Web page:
Today at Chevron’s annual shareholder meeting, 22 indigenous, First Nation, and other impacted community members and supporters who had traveled to the company’s headquarters from locations around the globe and across the state confronted CEO John Watson with the brutal human and environmental abuses caused by the oil giants operations.
Watson struggled to defend his company’s record in the face of the devastating criticism from institutional investors, shareholders, and impacted community members and was instead forced to turn multiple times to pre-packed video and slideshows prepared prior to the meeting.
Outside the meeting, 150 supporters rallied in a colorful and creative protest against the company’s operations around the world and across their home state.
Community leaders from Angola, Ecuador, Nigeria, Indonesia, the tarsands of Canada, Alaska, Texas, and Richmond, and those representing communities in China, Australia, the Philippines, Kazakhstan, and more attended the meeting as share- and proxy-holders providing first-hand descriptions of their lives and environment in and around Chevron’s operations.
While Watson tried to highlight the company’s human rights, environmental, and economic successes, when the microphones were opened to shareholders, those successes quickly turned to failures. Half the meeting became a referendum on the company’s disastrous track record of supporting brutal dictators in Burma, decimating local livelihoods though its offshore operations in Alaska and Angola, and causing mass pollution and destruction of human health in locations as diverse as Ecuador, Richmond, California, Kazakhstan, Indonesia, and Nigeria.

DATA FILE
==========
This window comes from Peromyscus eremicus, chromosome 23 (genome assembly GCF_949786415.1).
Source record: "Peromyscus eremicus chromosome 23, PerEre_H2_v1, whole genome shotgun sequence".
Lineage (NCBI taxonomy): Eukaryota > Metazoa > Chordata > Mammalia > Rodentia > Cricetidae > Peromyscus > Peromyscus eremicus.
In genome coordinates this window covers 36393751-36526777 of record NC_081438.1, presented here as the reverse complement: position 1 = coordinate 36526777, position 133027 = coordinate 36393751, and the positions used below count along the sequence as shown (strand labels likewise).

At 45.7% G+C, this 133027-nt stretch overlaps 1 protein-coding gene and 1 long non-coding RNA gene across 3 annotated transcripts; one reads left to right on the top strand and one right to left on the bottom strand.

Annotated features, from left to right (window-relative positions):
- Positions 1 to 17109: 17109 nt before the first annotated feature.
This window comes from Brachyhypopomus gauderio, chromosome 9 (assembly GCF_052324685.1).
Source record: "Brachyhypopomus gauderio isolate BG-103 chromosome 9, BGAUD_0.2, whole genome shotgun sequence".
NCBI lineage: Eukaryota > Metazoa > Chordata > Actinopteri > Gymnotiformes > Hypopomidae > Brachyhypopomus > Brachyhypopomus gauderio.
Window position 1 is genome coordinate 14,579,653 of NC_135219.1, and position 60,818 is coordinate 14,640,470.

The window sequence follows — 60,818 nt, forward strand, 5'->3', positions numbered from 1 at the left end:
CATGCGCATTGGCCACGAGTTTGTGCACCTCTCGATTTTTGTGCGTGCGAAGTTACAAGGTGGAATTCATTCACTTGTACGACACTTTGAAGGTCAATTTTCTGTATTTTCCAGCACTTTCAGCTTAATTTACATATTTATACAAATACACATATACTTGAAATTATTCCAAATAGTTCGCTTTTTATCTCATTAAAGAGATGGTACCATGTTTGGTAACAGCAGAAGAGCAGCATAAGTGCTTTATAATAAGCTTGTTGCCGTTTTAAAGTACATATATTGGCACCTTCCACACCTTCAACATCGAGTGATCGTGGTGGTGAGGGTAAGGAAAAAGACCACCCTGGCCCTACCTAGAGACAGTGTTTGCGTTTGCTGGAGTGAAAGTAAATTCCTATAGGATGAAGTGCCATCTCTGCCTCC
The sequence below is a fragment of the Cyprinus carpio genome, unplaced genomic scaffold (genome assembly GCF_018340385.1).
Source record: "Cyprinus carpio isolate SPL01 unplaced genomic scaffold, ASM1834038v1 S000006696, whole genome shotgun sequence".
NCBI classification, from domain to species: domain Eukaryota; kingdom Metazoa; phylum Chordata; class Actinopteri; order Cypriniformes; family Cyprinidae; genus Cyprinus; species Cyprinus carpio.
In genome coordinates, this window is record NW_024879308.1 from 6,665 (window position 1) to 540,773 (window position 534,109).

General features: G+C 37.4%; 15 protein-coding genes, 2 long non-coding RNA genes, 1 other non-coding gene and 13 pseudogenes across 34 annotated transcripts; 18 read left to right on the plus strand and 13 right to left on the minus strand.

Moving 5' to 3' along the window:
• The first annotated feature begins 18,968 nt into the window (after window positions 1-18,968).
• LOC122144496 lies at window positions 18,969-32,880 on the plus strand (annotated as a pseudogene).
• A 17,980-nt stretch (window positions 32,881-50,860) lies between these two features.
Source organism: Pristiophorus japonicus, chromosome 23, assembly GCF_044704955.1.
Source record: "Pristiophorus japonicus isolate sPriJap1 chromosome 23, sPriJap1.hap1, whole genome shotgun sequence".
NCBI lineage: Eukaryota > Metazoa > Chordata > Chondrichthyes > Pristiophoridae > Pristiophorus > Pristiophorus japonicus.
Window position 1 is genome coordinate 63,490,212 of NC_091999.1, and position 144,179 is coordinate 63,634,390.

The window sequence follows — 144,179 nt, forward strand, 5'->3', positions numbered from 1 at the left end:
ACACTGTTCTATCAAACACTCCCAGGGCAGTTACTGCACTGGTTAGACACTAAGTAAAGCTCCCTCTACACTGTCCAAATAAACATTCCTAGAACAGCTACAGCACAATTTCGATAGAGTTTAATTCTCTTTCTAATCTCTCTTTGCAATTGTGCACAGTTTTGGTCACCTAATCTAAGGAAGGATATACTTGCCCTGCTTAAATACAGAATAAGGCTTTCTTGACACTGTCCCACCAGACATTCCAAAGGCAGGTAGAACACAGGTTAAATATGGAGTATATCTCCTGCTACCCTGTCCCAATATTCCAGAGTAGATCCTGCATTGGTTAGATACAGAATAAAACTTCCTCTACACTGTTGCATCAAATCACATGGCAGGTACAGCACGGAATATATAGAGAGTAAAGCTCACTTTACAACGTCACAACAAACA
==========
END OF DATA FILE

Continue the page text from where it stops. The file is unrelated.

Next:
Emem Okon of the Kebetkache Women Development and Resource Centre, who had come from Nigeria’s Niger Delta, challenged Watson’s assertions that the company had improved its record on flaring.
“I am here to represent the women of the Niger Delta who live in communities near gas flares and who suffer health issues of infertility, early menopause, miscarriages, cancer, rashes; women who fish in waters polluted by Chevron.” Ms. Okon asked CEO Watson, “When will Chevron stop environmental violence against women? When will Chevron stop the toxic flares in the Niger Delta. When will Chevron management meet with the women of the Niger Delta and their international allies.”
Thomas Evans of the Nanwalek Tribe spoke in response to Chevron’s claims of the health and safety of its offshore operations. Evans spoke of the harmful impacts from the toxic discharge of produced waste from Chevron’s offshore drilling rig on his community and environment in Cook Inlet, Alaska. Mr. Evans said he will return to Alaska and report to his Tribe that Chevron CEO Watson “does not care about our subsistence way of life, and is totally disrespectful of our culture, and of all the people dying of cancers.”
Gitz Crazyboy (Ryan) Deranger, of the First Nation Dene/Pikini (Blackfoot) people, came to the meeting from Alberta, Canada where Chevron is partner in extensive tarsands operations. “Chevron’s pollution is killing our way of life. Our moose and caribou are dying. Our fish are dying. Chevron is destroying our culture, Chevron is committing cultural genocide.”
Elias Isaac, of the Open Society Institute, traveled from Angola to attend the meeting and directly challenge Watson’s assertion that Chevron is supporting human rights and local economies in Angola. “Chevron’s understanding and definition of human rights is completely distorted. Their approach is to respond with charity work, but this does not address the long-term sustainable economic and social challenges facing the local fishing communities of Cabinda Province.”
Each speaker carried a copy of the True Cost of Chevron: An Alternative Annual Report, on which all had worked. They provided the report to eager shareholders, but when Richmond resident Reverend Kenneth Davis attempted to hand the report to Watson, he was stopped by private security guards. Watson threatened to stop the entire meeting if the Reverend insisted on handing the report directly to him.
At the meetings conclusion, the community leaders exited to a cheering and supportive crowd. They called the meeting a success and vowed to return again next year.
May 25, 2011